“They thought I was a surrealist, but I wasn’t. I never painted dreams. I painted my own reality.” – Frida Kahlo
This escapist pursuit of finding a deeper truth in art was an absolutely vital one for the troubled Frida Kahlo. It allowed her to rise above the pain that she lived with, concluding: “At the end of the day, we can endure much more than we think we can.” She lived with suffering and strife and express that her work “carries with it the message of pain,” however, she was able to reach beyond that, finding both salvation in her art and a way to preserve a state of joyous exultation, poetically postulating: “I paint flowers so they will not die.”
The root of her pain was largely physical and perhaps this is why her work often deals with the physical form in the most perfunctory sense: self-portraits. In 1925, she was on her way home from school in Mexico City when a bus crash left her with severe injuries that would plague the rest of her life with persistent pain and health problems. At this time, she had planned to become a doctor, but the demands of such a job left the dream in ruins in the fallout of the accident.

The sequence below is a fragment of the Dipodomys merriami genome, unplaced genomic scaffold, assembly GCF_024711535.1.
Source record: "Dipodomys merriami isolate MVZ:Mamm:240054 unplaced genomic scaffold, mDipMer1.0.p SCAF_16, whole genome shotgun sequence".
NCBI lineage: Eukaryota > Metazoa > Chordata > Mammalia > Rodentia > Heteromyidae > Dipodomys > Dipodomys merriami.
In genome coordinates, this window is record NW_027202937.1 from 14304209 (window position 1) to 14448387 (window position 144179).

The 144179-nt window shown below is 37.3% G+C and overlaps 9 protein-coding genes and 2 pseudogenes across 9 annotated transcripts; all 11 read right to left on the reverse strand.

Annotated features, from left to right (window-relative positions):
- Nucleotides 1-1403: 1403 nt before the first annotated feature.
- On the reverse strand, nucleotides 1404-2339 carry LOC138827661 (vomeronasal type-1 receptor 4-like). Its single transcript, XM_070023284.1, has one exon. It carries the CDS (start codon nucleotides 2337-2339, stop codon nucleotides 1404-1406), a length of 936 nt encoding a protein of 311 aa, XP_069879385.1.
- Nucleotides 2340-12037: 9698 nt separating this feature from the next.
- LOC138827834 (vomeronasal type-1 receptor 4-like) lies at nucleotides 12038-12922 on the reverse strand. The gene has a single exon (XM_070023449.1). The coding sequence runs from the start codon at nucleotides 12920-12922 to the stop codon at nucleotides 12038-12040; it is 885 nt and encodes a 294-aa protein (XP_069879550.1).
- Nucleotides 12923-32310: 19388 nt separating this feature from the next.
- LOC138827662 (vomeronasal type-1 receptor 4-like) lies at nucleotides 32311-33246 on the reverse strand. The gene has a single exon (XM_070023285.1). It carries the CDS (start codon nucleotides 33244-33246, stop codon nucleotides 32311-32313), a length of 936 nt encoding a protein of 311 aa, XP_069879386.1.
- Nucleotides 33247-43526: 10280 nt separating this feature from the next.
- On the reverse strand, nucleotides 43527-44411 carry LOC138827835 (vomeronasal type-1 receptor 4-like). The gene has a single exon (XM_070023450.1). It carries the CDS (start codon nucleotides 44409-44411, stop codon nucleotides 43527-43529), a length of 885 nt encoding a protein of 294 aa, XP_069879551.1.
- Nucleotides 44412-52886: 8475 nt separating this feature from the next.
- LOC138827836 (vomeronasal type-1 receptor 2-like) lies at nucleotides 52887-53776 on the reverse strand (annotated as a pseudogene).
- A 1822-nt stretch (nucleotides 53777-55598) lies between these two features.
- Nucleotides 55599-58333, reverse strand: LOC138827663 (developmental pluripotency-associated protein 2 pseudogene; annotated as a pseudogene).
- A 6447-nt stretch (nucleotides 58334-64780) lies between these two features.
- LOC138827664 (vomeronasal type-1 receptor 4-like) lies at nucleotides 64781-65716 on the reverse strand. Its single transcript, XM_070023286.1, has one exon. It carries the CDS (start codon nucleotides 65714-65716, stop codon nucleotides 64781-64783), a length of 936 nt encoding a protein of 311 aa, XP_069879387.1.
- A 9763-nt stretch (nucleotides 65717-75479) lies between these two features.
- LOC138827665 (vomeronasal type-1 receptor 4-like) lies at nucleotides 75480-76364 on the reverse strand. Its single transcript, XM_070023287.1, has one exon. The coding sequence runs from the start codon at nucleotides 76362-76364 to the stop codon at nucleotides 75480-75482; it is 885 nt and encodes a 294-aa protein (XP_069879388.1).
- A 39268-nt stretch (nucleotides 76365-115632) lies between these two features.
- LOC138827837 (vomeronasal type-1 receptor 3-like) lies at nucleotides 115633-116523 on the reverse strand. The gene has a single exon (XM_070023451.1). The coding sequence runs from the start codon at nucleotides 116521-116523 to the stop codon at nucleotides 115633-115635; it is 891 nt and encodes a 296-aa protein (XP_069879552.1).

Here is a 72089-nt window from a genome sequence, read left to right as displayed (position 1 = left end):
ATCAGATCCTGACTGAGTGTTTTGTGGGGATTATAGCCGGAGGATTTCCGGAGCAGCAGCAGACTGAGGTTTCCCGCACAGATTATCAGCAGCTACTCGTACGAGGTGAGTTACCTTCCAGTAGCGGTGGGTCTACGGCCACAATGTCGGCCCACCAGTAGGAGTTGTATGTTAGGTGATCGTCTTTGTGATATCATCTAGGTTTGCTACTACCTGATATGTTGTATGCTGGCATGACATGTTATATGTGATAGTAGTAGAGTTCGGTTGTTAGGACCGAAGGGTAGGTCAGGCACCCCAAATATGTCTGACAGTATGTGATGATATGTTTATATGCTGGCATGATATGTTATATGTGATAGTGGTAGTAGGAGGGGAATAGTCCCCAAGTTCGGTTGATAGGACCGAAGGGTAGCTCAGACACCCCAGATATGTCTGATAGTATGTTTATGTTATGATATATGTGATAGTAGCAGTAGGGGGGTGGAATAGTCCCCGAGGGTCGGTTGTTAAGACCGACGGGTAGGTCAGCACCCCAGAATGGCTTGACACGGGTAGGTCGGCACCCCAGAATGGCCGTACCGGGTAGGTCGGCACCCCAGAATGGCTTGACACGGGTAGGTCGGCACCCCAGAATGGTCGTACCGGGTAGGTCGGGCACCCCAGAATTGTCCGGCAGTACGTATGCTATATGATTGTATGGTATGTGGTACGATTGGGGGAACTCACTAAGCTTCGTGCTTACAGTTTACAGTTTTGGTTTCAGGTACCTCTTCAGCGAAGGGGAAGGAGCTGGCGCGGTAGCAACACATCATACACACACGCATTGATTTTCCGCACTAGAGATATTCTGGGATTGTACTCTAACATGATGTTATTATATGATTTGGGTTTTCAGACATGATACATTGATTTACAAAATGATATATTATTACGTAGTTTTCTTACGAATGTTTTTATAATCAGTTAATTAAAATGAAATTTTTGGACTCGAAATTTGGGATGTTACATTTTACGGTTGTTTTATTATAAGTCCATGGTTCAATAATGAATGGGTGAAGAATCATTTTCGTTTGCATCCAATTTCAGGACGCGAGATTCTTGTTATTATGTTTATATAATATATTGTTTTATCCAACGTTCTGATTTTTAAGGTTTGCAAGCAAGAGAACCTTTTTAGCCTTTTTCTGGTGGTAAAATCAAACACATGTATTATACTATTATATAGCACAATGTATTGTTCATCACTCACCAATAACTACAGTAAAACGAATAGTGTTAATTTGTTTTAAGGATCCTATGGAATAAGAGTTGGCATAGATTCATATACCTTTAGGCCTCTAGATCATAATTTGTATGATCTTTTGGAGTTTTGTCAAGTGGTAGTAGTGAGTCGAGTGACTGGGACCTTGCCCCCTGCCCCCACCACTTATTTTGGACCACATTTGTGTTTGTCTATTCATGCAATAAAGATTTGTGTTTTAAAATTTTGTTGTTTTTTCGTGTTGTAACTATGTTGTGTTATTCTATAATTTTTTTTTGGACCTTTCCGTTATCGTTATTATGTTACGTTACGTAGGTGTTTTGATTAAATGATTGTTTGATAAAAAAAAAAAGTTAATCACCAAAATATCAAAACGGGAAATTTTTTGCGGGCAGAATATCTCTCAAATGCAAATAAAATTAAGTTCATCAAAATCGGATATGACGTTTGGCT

During her recovery, she was bed-ridden for months and, as a result, she returned to the artistic passion of her youth using a specially adapted easel to paint her surroundings. Unlike the realism that had proceeded her, her own interpretation of reality was profoundly individualistic. Rather than copy her surroundings like for like, she coloured her canvas with reality in an experiential sense; “I am my own muse,” she said, “The subject I know best.”
This daring pursuit is what forms the blueprint from the Florence + The Machine song ‘What the Water Gave Me’. The song is based on a Frida Kahlo painting of the same title, and it happens to be one of the most luminous and visionary works of all time. It encapsulates the dreamy otherworldliness of the bathroom’s private escapism. It is this insular, imaginative comfort that Florence Welch hoped to capture in song.
In 2011, the powerful singer-songwriter told NME Magazine, “A lot of the time when I’m writing, things will just appear. I was writing the song and this book on symbolism was lying around, and it had the painting in it. It’s nice to mix the ordinary with extraordinary.”
The painting, much like the song, portray concocts fantasy, fable and dark shades of reality from the escapist canvas of bathwater in a display of dreamlike surrealism. In a secondary sense, the song also proves to be very befitting of Kahlo as it reaches a frenzied finale; after all, the artist André Benton did describe her paintings as “a ribbon around a bomb.” She no doubt would’ve approved the anthemic indie classic from a fellow phenom.
You can find out more about Frida Kahlo and her works in the Taschen book Frida Kahlo: The Complete Paintings featuring the image below and more, by clicking here.